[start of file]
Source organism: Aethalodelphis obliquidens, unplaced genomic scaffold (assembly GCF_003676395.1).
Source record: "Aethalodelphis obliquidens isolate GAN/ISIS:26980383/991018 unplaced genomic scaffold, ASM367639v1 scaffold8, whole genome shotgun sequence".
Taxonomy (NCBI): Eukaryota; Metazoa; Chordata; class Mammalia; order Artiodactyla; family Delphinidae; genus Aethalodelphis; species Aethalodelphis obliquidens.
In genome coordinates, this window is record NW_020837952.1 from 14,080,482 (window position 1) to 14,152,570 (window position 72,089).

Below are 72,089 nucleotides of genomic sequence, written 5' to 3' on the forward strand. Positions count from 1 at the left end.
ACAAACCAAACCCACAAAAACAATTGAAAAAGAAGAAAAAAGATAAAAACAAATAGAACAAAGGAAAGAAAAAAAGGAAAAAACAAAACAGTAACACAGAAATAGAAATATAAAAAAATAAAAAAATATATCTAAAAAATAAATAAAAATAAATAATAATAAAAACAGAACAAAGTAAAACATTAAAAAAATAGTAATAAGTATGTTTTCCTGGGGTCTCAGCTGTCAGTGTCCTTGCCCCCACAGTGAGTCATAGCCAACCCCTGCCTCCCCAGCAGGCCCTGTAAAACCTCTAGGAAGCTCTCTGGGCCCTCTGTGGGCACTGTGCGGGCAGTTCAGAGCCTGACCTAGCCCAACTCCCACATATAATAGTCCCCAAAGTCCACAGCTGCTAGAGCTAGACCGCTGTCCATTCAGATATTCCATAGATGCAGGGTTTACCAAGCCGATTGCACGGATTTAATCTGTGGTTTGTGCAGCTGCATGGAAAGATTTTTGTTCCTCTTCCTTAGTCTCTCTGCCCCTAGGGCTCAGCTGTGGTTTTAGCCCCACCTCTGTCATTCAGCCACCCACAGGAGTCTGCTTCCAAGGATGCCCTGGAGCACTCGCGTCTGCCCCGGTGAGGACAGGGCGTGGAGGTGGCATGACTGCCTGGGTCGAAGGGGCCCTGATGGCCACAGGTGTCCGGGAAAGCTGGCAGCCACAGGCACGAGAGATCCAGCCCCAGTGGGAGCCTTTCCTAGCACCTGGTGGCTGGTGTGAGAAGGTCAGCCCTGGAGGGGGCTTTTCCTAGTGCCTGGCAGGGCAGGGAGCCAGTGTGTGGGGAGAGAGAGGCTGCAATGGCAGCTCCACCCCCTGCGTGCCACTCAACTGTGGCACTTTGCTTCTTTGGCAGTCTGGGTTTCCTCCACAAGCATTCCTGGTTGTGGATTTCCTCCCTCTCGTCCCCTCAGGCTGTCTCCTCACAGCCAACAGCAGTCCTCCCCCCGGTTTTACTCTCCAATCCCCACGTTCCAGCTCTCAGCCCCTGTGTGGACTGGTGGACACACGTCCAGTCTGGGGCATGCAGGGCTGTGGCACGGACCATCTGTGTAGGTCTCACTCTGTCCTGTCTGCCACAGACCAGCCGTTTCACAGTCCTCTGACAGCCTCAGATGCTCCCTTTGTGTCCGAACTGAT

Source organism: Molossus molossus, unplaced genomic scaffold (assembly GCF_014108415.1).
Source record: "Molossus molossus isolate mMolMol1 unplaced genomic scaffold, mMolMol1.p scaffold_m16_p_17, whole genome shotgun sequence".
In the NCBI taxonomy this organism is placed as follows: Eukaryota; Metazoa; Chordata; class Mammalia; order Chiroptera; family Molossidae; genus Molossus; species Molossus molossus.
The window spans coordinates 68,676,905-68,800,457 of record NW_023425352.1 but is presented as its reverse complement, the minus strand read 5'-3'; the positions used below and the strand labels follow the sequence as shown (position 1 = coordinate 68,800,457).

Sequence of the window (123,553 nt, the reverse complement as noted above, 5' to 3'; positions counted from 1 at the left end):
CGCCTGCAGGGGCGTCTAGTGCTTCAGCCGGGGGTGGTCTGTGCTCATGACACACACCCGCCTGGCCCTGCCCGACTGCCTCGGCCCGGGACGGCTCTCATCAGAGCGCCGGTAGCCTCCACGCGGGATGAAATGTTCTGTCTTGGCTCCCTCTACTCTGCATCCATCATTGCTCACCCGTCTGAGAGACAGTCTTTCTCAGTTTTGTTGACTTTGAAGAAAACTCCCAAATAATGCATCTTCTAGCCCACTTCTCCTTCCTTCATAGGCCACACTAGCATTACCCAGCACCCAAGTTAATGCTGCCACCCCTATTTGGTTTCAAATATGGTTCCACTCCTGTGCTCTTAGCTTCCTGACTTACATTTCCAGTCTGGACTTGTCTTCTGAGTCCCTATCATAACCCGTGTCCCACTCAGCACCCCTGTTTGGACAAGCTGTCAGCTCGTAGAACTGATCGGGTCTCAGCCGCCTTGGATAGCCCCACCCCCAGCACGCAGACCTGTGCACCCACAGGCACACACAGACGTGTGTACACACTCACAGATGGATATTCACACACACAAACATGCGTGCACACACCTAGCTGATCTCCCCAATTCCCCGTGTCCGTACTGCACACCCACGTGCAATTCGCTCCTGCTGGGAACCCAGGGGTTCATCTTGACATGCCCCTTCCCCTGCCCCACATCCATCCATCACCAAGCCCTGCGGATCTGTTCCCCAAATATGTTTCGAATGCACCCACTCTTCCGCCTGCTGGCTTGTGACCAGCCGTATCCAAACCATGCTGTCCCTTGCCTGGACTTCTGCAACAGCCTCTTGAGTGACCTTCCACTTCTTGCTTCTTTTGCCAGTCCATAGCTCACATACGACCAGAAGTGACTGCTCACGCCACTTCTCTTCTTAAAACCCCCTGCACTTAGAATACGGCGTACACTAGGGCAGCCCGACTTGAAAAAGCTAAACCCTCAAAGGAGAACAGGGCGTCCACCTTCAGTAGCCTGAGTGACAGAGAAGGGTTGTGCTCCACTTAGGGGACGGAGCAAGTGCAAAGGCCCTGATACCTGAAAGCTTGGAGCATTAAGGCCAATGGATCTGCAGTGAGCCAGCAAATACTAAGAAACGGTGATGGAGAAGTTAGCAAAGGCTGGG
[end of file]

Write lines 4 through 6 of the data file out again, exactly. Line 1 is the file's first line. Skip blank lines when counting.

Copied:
In genome coordinates, this window is record NW_020837952.1 from 14,080,482 (window position 1) to 14,152,570 (window position 72,089).

Below are 72,089 nucleotides of genomic sequence, written 5' to 3' on the forward strand. Positions count from 1 at the left end.
ACAAACCAAACCCACAAAAACAATTGAAAAAGAAGAAAAAAGATAAAAACAAATAGAACAAAGGAAAGAAAAAAAGGAAAAAACAAAACAGTAACACAGAAATAGAAATATAAAAAAATAAAAAAATATATCTAAAAAATAAATAAAAATAAATAATAATAAAAACAGAACAAAGTAAAACATTAAAAAAATAGTAATAAGTATGTTTTCCTGGGGTCTCAGCTGTCAGTGTCCTTGCCCCCACAGTGAGTCATAGCCAACCCCTGCCTCCCCAGCAGGCCCTGTAAAACCTCTAGGAAGCTCTCTGGGCCCTCTGTGGGCACTGTGCGGGCAGTTCAGAGCCTGACCTAGCCCAACTCCCACATATAATAGTCCCCAAAGTCCACAGCTGCTAGAGCTAGACCGCTGTCCATTCAGATATTCCATAGATGCAGGGTTTACCAAGCCGATTGCACGGATTTAATCTGTGGTTTGTGCAGCTGCATGGAAAGATTTTTGTTCCTCTTCCTTAGTCTCTCTGCCCCTAGGGCTCAGCTGTGGTTTTAGCCCCACCTCTGTCATTCAGCCACCCACAGGAGTCTGCTTCCAAGGATGCCCTGGAGCACTCGCGTCTGCCCCGGTGAGGACAGGGCGTGGAGGTGGCATGACTGCCTGGGTCGAAGGGGCCCTGATGGCCACAGGTGTCCGGGAAAGCTGGCAGCCACAGGCACGAGAGATCCAGCCCCAGTGGGAGCCTTTCCTAGCACCTGGTGGCTGGTGTGAGAAGGTCAGCCCTGGAGGGGGCTTTTCCTAGTGCCTGGCAGGGCAGGGAGCCAGTGTGTGGGGAGAGAGAGGCTGCAATGGCAGCTCCACCCCCTGCGTGCCACTCAACTGTGGCACTTTGCTTCTTTGGCAGTCTGGGTTTCCTCCACAAGCATTCCTGGTTGTGGATTTCCTCCCTCTCGTCCCCTCAGGCTGTCTCCTCACAGCCAACAGCAGTCCTCCCCCCGGTTTTACTCTCCAATCCCCACGTTCCAGCTCTCAGCCCCTGTGTGGACTGGTGGACACACGTCCAGTCTGGGGCATGCAGGGCTGTGGCACGGACCATCTGTGTAGGTCTCACTCTGTCCTGTCTGCCACAGACCAGCCGTTTCACAGTCCTCTGACAGCCTCAGATGCTCCCTTTGTGTCCGAACTGAT